A Day on the Sets of Netflix's Sacred Games
Kareen Dsouza spends a day at the shoot of Netflix’s much-awaited Saif-starrer Sacred Games. Here is why this series might be your binge-watch for the month
“Roll shot, action!” Vikramaditya Motwane signals toward the over-enthusiastic 50-person crew of Netflix’s much-talked-about crime-drama series, Sacred Games, adapted from best-selling author Vikram Chandra’s gripping 2006 thriller. It was a precursor to a seriously invigorating experience – of watching some of the most incredibly talented people in present-day Bollywood in action on the sets of what is likely to be an amazing series.
The 8-episode series doesn’t only mark its place as the first original on Netflix to be made in India, but also boasts of an ensemble star cast - Saif Ali Khan, Radhika Apte and Nawazuddin Siddiqui to name a few. Skilfully woven together by the brilliant Vikramaditya Motwane and Anurag Kashyap, the captivating tale follows events that unfold after the death of Mumbai gangster Ganesh Gaitonde, played by Siddiqui. But what’s the life of a gangster without a determined cop hunting him down, right? That’s where Saif Ali Khan’s Sartaj comes in. Sartaj Singh, as per the book, is everything a quintessential cop shouldn’t be. “Troubled, sceptical, overtly-honest,” Saif says, describing his character when we chat with him in between shots. Saif looks every inch the serious Sikh cop – head wrapped in a neatly tied bun, buff in a single-coloured t-shirt, there’s no one else I could imagine playing the role. The plot revolves around these two men, whose lives strangely intersect all throughout the script, until Gaitonde’s darkness finally catches up with him, costing him his life. Post his death as Sartaj investigates the depths of Gaitonde’s life, he’s met with voices from the mafia don’s past, taking him through the reasons of his brutal existence. Deep stuff indeed but it will be interesting to see how the makers do justice to the intense plot in 8 episodes.
The sets we are at – a rundown mill in Byculla (South Mumbai) has the typical ‘90s vibe – old police vans parked in a corner, the worn out interiors, the descript and morbid ambiance essential to a cop and criminal drama. One doesn’t know what the final product will look like but the set design was as authentic as it could get. Shrieks from the crew members filled the dust-filled air; after all, they would do anything but cause delay and upset Vikram who intensely waits for the DoP to call the shot. The scene being filmed is with Sartaj Singh who is in the company of a head-strong RAW agent, played by Radhika Apte. They storm into the scene in police vans with sirens blaring and reach there to find Gaitonde has escaped. It takes five retakes for Vikram to get it right to his satisfaction. And the Trapped director admits how draining it has been. “Making Sacred Games is extremely liberating for us being filmmakers, where we are presented with an audience who loves to be challenged,” he quips. The director says the most exciting part of translating the text to celluloid has been “representing Gaitonde’s cinematic past and Sartaj’s semi claustrophobic cops’ world in Mumbai.”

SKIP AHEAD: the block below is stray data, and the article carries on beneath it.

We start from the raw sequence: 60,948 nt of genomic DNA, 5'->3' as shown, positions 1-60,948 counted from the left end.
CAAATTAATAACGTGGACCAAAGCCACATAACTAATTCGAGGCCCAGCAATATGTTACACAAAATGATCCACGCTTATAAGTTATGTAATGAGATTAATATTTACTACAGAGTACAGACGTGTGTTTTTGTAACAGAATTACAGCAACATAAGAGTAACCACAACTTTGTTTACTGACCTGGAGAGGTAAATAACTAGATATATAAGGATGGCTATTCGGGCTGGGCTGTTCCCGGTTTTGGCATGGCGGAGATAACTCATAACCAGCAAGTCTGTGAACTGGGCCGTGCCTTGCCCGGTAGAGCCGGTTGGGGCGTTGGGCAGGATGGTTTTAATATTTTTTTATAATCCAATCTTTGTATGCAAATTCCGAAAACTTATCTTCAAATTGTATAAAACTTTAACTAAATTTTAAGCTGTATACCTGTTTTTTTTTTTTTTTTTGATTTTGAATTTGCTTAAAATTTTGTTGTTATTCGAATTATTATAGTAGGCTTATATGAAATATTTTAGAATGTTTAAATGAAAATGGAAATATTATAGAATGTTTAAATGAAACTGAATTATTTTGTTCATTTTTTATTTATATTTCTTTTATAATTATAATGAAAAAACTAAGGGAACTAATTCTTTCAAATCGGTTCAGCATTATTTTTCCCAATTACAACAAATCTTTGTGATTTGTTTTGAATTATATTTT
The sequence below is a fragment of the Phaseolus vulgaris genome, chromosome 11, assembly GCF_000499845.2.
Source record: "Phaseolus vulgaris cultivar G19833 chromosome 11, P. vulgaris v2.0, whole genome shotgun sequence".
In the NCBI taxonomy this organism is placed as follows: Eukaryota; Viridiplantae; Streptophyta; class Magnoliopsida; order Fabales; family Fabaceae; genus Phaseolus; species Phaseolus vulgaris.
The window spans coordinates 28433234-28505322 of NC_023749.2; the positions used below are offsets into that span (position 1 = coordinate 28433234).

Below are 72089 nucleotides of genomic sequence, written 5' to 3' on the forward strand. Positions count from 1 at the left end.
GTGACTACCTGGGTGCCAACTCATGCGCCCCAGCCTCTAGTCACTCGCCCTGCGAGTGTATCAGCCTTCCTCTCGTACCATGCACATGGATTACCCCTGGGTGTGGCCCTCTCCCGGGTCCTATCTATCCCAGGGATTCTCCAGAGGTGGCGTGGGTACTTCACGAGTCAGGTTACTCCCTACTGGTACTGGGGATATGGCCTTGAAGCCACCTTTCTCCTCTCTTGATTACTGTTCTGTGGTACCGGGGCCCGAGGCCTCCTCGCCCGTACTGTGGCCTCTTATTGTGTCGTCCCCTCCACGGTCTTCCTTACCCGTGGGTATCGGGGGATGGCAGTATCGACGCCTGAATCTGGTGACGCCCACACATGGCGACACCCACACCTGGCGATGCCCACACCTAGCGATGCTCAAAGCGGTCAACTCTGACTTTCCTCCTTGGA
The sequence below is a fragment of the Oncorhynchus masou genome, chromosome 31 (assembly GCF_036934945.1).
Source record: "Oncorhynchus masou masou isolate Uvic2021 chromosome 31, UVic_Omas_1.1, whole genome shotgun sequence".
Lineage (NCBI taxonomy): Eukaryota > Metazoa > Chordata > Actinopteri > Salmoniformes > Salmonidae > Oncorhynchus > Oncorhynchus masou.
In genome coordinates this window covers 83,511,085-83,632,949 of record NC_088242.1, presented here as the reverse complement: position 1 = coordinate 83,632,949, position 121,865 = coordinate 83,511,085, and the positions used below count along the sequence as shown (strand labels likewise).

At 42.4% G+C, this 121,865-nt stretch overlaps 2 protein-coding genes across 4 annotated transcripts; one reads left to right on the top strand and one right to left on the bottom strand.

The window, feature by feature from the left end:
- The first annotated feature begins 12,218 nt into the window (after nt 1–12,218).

The Sacred Games sets
A lesser spoken about, but equally important character is that of Radhika Apte’s. Playing a RAW agent is a first for the actress, and she is up for the challenge. Dressed in a long olive green kurta, with her hair pulled back into a sleek bun, Apte looks every bit the part. “My character has power over everyone. Our impressions of RAW agent are very far from the truth, they’re anything but predictable,” Radhika describes. The energy on the sets – despite the many retakes, breaks and discussions – is electric as the cast and crew go about canning as much as possible within the deadline.
The 8-episode series will be shot by both Vikram and Anurag, with the former helming Sartaj’s narrative and the latter directing Gaitonde’s plot. Intricate at it may sound, they would not want it any other way. “We are partners and we trust each other’s work though we are very different as filmmakers,” says Vikram. “It just adds to the challenge. Imagine, he shoots his bits and I shoot mine, and the excitement of putting it all together so see what we’ve created. It’s all a big surprise.” Our conversation with the stars and the director is intermittent as they go back and forth for their shots, it’s a good five hours into the shoot but the team shows no signs of tiring as they set up yet another scene. (If this is the effort that goes into making a TV series, imagine those full-fledged big budget shot-in-many-locales films!). But perhaps that’s the beauty of the medium. Soon it was time for us to pack up but the shoot was still on!
Recently, the trailer was released online and it has already evoked huge curiosity:
The passion and hard work that I witnessed on sets that day is evident on screen. The countdown to July 6 (when it will start airing) has begun, and Netflix junkies surely have a treat in store.